The Internet

The Internet is the largest network in the world.  BY FAR.  The inner working are extremely complex.  However, if you break it down  .  .  .  it is composed entirely of boxes and links.  The boxes are routers or switches.  The links are fiber, copper, or air (wireless).  

The Internet is like a huge spider's web that encompasses the globe.  All the slender fibers of this web are used as tiny highways for the flow of data.  At each point where two or more fibers meet, there is a box to direct traffic.

People often confuse the WWW (WorldWide Web) with the Internet.  But the WWW is merely an overlay on top of the Internet.  The Internet offers connectivity - and that is all it offers.  It is the higher level protocols that have created capabilities such as the WWW (WorldWide Web), FTP (File Transfer Protocol), TELnet, etc.

Where the Internet Begins and Ends

The boundaries of the Internet are not well defined.  This is why diagrams usually show it as a cloud.  It is like a giant ameba, that grows and consumes everything in it's path.  

The Internet is composed of 3 main areas:

Some people believe the the Internet begins and ends at the edge routers/switches.  However, since the end users are addressable entities (they do have IP addresses), they are an inclusive part of the Internet.  

 whatever is connected to the Internet and is addressable, becomes part of the Internet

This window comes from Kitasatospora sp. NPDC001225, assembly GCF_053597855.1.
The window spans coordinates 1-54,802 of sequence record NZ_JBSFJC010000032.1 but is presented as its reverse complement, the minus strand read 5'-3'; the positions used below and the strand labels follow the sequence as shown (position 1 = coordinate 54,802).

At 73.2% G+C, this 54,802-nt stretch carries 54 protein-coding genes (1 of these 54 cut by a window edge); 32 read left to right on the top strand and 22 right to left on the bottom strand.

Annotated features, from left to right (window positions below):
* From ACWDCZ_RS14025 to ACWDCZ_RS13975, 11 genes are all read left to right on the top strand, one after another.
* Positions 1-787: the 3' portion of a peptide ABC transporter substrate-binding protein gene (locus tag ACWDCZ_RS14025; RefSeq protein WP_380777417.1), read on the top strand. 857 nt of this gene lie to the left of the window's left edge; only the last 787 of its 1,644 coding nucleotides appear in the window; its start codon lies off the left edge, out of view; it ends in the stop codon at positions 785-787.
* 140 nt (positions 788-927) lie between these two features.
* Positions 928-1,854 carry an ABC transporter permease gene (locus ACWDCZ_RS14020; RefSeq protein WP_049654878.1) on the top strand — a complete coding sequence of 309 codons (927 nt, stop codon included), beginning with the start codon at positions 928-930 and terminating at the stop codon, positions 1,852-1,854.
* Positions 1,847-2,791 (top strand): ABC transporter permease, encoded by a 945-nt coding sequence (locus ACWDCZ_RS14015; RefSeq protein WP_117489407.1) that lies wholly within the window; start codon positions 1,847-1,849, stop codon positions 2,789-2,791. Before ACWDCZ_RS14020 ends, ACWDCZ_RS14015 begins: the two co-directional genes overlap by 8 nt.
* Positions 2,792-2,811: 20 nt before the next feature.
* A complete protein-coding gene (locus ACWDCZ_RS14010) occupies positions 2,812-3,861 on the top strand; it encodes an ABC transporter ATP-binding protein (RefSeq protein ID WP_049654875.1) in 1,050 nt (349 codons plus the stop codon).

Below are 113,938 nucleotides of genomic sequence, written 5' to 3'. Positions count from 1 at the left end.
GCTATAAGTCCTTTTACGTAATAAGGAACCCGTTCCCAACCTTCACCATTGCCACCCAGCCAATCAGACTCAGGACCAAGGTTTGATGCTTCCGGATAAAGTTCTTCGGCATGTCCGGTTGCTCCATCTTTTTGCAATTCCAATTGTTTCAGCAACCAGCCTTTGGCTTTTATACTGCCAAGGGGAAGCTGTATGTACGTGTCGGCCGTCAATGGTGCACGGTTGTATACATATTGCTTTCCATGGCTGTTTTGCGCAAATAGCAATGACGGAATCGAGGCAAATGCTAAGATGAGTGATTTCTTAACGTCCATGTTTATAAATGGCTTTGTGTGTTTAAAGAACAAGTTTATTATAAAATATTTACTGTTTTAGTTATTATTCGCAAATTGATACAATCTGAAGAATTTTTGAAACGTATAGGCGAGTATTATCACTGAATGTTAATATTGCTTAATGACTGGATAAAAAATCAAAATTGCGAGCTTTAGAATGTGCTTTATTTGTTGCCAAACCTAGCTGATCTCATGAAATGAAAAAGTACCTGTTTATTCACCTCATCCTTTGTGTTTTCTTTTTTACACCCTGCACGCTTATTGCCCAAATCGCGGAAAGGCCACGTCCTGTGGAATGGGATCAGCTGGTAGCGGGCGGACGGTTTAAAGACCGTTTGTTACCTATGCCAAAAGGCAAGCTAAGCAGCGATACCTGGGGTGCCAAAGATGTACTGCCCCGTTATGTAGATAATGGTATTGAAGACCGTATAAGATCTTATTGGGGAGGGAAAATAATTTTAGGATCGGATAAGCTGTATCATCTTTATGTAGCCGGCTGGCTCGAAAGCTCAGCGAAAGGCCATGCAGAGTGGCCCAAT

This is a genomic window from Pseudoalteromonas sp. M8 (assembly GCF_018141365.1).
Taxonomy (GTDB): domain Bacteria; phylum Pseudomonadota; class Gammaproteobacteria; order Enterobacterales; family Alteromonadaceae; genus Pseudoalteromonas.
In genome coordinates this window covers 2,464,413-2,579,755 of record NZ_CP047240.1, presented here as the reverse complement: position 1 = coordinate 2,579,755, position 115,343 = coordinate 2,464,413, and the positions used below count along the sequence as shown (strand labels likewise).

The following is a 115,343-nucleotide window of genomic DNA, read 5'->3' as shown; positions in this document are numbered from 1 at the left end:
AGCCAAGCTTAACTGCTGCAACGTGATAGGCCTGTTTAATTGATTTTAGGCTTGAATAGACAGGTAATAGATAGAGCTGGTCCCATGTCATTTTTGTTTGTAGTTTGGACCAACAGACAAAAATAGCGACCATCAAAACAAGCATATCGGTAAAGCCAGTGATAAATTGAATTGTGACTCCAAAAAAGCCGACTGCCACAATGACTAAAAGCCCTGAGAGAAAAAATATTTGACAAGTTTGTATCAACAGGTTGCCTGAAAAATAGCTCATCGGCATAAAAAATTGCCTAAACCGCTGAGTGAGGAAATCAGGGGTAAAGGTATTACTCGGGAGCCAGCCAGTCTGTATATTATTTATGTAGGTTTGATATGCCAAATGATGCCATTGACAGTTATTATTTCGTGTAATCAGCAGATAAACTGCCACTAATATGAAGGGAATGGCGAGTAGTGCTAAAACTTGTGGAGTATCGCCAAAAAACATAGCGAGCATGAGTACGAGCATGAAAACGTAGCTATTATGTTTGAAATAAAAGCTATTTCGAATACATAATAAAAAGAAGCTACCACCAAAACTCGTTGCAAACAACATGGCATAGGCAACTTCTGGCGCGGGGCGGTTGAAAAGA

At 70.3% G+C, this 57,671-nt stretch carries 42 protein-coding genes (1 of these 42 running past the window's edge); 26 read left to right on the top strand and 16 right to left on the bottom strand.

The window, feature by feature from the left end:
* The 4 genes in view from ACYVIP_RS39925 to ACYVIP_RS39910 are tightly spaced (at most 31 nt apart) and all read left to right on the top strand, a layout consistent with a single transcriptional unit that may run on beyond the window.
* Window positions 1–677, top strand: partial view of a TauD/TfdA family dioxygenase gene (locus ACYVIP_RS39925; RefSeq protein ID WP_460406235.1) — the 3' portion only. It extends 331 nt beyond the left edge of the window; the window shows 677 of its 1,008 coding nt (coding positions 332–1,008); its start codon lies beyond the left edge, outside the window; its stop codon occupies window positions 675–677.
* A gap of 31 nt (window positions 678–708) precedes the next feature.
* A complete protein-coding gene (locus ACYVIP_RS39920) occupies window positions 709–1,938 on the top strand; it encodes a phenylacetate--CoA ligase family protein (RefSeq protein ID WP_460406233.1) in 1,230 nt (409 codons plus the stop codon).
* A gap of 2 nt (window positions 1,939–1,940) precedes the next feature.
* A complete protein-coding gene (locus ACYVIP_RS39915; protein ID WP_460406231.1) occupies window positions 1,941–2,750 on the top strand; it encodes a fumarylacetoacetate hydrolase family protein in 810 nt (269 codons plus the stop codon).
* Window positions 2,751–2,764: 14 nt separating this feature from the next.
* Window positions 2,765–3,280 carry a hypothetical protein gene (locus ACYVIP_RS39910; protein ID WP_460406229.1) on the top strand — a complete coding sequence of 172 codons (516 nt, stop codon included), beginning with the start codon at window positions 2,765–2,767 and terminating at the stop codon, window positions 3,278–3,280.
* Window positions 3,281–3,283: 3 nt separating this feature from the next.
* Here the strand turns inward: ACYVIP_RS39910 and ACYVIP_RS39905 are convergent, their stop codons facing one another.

For example, if you have a dial-up connection that you use for Internet connectivity - when you are not connected, you are not a part of the Internet.  But when you dial-up and logon . . . you can now send and receive emails, create chat sessions, or even act as a web server if your ISP allowed it.  You have become a part of the Internet.  Similarly, when a LAN administrator provisions a router to give all users Internet access - that LAN and all of its users becomes a part of the Internet.

So, the end of the Internet is continually flexing and retracting as end users connect and disconnect, and as network administrators add routers, web servers, network printers, etc.  Overall, of course - the Internet is constantly growing at an exponential rate.

Internet Tiers and Peering Points

The Internet is not a flat network . . . rather, it is hierarchical - or tiered.  A Tier 1 provider, such as Sprint, AT&T, and MCI - has a large backbone, and peering points where it can transfer traffic with other providers.  A Tier 2 provider is usually a large ISP, such as Earthlink - and typically offers direct connections to end users, has it's own backbone but not for major, worldwide traffic. 

A tier2 provider relies on the Tier 1 providers for wide-area transport of IP packets, and for peering.  The peering not only allows packets to be sent between two different providers - it also allows routes to be advertised to the world.  To advertise itself, each device, with its own IP address, says "Hello world - here I am and here is how you can reach me !! ".  It does this by sending out routing information to all providers via the peering points that interconnect them logically and physically.

NAP - Network Access Point

Also called an IXP (Internet eXchange Point), a NAP is a central hub for peering and traffic exchange between majpr ISP's.